21st Conference on Climate Variability and Change


Seasonal and regional variations of U.S. trends in extreme precipitation frequency

Kenneth E. Kunkel, ISWS, Champaign, IL; and M. A. Palecki, R. Smith, L. Ensor, and D. R. Easterling

Numerous studies have documented increases in U.S. heavy precipitation during the latter part of the 20th Century. In recent years, newly available digital daily data extending back in time to the late 19th or early 20th Century have revealed that event frequencies were quite high early in the 20th Century, nearly as high as in the 1980s and 1990s. This suggests that natural variability may be quite large and perhaps the recent increases in the U.S. have a large natural component. The meteorological reasons behind the observed major decadal-scale variations in heavy precipitation are not understood. Have there been secular changes in the frequency, intensity, and other characteristics of the meteorological phenomena producing heavy precipitation? Can we attribute these changes to hemispheric or global trends in circulation, SSTs, etc.? Are the recent increases primarily a result of increases in atmospheric water vapor concentrations?

Heavy precipitation events occur in a variety of meteorological situations/types that are seasonally and regionally variable. The seasonal and regional variations in trends can provide important insights into possible causes of decadal-scale precipitation variations. A preliminary investigation of such variations has revealed certain key features. Regional monthly trends that are statistically significant at the 90% level of confidence are overwhelmingly positive. The observed increase in the annual number of heavy events is primarily driven by increases in the warm season (May-October), with the most widespread increases occurring in August. The central part of the U.S. from the Gulf Coast northward into the Great Lakes in particular has experienced statistically significant increases in many warm season months.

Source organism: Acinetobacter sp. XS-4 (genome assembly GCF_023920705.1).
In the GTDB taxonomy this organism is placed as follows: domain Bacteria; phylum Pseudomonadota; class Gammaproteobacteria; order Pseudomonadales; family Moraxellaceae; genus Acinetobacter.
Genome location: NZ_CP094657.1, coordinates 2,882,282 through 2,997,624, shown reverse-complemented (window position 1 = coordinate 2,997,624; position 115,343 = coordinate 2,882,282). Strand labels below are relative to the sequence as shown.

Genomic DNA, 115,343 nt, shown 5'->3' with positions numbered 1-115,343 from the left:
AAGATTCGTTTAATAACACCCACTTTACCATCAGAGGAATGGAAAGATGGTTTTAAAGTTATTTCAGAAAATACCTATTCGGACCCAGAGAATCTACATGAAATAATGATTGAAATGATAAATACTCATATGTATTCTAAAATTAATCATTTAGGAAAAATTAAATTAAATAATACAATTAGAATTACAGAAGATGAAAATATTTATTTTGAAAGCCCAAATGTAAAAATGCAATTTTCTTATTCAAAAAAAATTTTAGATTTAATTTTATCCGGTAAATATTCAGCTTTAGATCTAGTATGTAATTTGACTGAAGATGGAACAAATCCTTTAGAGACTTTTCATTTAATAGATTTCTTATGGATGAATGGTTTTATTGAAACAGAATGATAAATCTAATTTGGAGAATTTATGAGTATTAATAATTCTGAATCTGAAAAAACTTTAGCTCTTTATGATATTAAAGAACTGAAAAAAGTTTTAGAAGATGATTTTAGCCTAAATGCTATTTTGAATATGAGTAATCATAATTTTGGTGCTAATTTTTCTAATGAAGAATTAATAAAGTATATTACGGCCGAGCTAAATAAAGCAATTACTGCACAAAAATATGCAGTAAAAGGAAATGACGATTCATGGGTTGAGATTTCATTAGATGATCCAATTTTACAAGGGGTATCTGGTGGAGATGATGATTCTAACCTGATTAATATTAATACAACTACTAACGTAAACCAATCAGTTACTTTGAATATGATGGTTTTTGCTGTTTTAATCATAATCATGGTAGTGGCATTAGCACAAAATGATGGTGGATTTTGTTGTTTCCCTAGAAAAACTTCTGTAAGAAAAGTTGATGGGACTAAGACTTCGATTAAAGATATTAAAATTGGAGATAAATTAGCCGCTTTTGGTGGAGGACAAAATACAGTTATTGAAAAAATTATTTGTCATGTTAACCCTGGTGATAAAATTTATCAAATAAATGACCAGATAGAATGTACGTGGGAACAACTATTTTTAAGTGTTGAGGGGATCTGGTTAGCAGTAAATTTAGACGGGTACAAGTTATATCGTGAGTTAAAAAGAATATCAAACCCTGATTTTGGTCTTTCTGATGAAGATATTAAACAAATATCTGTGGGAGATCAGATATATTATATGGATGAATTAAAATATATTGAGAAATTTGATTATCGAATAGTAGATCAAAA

We can speculate on the implications of these findings. The timing and locations of the observed increases suggest that a variety of phenomena could be contributing, including tropical cyclones, mesoscale convective systems, extratropical cyclones, and increased water vapor transport from the Gulf of Mexico/western Atlantic. More detailed investigation is required to unravel the causes.

wrf recording  Recorded presentation

Session 12B, Climate and weather extremes
Thursday, 15 January 2009, 8:30 AM-9:45 AM, Room 129B

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